To get through this thing called LIFE
Electric word, life.”

Parenting in the Age of Entitlement


The self-efficacy beliefs of parents and collective efficacy of teachers transcends to adolescents and their belief systems. The need for attention and recognition is a rising problem in the US culture. Adults modeling good behaviors and attitudes produce more productive results in the mimicked behaviors from the children without expectation of praise and rewards. The social environment that adolescent’s respond more correctively to are ones that are active in life activities. This cultivates in the child an interest for productivity and enabling the self-beliefs of being competent. These are seen as personal resources that allow the child to make the most of unexpected situations.

Teaching a child the value of money is important to fight the entitlement in this affluent society. Children used to have to work for what they wanted to purchase. Those children are now the parents of children. Parents have over compensated for the lack of privileges they had in their youth and have given without thought that their children are not learning how hard it is to make money needed to buy the material goods. Material goods have risen in cost and the affluent families have set standards for all socioeconomic groups. Showing adolescents how money is distributed to financial obligations that are required to pay to keep the family going and how much is left afterwards is important. Many parents have been found to hide money problems from their children so that the children do not feel less than others in their peer groups.

Children that are worried about what they want to purchase and personal gain for their selves are found to lack self-control and manners needed to maintain a healthy environment. Teaching a child manners, how to be patient, and considerate of other peoples feelings are less likely to show constant selfish behaviors. Parents from all socioeconomic groups are finding that their children can be harsh and even bullies in their peer groups. This leads to isolation for the adolescents due to losing friends and peer groups. These children are likely to be manipulative and covert instead being overtly healthy in behaviors.

Kids have been found to develop healthier schemas if they have responsibilities and limits placed on them. Parents are working long hours and gone on business trips. This partnered with the high number of extracurricular activities takes away all available family time. Contributing to the success of family in ways such as chores or taking care of siblings provides the child a sense of contribution to the family. Less activities outside of the family unit and more time spent as a cohesive productive member of a family has provided positive outcomes in research in treatment for anxiety and depression in adolescents in the US culture.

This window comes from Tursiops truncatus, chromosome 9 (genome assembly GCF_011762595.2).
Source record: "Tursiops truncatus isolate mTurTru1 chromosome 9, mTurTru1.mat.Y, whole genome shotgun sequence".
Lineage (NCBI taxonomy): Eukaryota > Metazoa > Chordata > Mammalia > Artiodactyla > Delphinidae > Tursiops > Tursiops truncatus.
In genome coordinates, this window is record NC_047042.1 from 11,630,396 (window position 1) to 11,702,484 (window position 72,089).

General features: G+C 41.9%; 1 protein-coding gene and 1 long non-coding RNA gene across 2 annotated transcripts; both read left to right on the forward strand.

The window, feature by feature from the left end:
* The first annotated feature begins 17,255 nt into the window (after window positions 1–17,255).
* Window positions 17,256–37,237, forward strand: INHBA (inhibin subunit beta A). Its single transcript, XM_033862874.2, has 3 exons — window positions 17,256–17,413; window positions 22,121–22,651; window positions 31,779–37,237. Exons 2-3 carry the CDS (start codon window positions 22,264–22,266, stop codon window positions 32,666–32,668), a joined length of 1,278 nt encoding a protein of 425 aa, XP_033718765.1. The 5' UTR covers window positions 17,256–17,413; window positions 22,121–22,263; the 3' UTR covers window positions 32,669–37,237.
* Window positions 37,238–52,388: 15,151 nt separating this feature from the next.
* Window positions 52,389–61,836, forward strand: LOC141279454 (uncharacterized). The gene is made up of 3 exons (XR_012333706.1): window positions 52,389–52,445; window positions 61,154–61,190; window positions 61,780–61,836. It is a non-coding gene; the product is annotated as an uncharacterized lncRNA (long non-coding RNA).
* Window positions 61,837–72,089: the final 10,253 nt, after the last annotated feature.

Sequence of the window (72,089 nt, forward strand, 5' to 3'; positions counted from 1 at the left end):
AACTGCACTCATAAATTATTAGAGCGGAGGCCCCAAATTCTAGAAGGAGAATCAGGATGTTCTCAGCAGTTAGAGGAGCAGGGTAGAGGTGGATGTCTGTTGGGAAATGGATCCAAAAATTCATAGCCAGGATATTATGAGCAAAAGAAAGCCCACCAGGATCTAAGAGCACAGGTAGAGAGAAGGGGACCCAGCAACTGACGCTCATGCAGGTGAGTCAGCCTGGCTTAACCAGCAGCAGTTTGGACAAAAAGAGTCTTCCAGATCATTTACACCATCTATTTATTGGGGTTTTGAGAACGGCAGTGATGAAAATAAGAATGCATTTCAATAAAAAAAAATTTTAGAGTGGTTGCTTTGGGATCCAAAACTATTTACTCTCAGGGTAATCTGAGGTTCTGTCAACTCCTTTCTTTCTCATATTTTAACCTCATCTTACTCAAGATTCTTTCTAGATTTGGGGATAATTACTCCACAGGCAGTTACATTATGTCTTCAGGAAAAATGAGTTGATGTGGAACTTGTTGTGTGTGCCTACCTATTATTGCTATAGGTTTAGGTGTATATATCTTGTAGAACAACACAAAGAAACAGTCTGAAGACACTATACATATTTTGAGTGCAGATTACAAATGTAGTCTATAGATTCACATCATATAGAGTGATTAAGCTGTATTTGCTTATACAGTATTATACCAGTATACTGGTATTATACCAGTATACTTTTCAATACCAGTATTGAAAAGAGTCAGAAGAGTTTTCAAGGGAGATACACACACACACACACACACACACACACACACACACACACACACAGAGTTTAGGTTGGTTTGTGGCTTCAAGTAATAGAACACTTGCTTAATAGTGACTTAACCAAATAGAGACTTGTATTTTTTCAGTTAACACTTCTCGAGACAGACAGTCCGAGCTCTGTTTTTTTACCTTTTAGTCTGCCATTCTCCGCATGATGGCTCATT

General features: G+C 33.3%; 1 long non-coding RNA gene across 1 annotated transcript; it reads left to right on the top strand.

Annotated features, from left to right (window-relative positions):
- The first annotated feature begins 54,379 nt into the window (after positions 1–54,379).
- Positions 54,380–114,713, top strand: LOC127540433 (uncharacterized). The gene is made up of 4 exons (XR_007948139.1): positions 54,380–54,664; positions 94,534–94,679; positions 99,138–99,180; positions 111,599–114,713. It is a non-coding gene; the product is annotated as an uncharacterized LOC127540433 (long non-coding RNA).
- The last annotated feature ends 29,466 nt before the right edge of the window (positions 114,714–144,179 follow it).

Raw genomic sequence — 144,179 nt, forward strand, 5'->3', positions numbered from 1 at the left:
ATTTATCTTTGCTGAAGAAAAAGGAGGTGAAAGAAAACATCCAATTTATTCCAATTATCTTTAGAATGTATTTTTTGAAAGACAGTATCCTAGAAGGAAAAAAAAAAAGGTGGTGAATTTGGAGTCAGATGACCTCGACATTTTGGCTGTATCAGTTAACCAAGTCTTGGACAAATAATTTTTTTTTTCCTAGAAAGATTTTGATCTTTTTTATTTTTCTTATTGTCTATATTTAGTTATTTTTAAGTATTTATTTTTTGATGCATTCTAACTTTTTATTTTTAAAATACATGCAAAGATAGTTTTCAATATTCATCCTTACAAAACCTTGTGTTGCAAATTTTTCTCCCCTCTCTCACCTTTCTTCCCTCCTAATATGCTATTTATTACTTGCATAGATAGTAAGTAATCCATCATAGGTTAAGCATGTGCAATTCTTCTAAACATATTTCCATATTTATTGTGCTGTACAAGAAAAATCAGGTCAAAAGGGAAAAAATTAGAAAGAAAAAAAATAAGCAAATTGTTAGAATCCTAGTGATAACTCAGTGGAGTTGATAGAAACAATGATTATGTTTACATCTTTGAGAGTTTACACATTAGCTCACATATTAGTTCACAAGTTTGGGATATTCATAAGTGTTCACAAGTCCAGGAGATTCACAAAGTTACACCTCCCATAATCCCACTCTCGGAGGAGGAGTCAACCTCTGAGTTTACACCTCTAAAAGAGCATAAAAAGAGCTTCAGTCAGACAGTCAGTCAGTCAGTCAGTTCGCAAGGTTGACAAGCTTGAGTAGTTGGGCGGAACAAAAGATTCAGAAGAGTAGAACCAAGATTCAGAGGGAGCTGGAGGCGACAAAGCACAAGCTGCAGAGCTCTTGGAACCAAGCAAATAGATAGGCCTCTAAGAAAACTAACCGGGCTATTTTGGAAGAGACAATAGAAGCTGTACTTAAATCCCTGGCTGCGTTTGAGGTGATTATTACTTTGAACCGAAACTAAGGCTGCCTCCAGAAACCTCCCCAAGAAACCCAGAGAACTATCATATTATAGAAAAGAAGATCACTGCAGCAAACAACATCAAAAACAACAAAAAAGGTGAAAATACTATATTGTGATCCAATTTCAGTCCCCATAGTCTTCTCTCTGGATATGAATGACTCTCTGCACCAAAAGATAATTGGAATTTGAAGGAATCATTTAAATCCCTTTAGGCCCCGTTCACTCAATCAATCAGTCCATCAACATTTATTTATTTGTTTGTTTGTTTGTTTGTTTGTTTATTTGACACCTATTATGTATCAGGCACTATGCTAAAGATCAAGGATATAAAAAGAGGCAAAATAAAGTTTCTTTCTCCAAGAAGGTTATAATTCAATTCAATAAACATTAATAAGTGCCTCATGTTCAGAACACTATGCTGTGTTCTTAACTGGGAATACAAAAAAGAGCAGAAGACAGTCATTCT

Turning off the television has been another strategy used to help fight the entitled beliefs. Commercials and reality television have set a standard above even the more affluent families. Commercials that imply a person is better with consumption of a certain product lead a child to feel they are at a disadvantage if they do not have it. Electronic devices such as phones are one of the biggest markets targeting younger populations. Reality television shows display the elite socioeconomic class or a group that is fortunate to be interesting enough to broadcast and be instantly famous.

Allowing a child to find his or her own autonomy is important. When children are ready to go off to college, it is ideal for them to be able to manage and organize their own daily lives, have the ability to prioritize, and manage social relationships. It has been found that the more affluent the family is, the more involved the parent is in planning the child’s days. Affluent parents seem to want to protect their children from failure more than other groups of parents.   This is a problem because some of the best learning and character building comes from failing and learning from the experiences.   Staying consistent in discipline teaches the child that autonomy does not mean they can do what they desire at all times. It teaches the child that there are boundaries and repercussions if those boundaries are not adhered too.

High structure parenting practices is an important strategy to help facilitate healthy developmental growth during adolescence.   Besides having regular chores and responsibilities, an adolescent should be required to sit down with the family several times a week for a meal or activity that does not require money to do. There should be limited privacy allowed instead of kids thinking that they have the same rights as adults do for privacy. This is due to the adolescents desire to be an adult but not having developed the skills to produce adult decisions. Serving the public is something the family can do together as an activity to demonstrate being humble and caring for those less fortunate.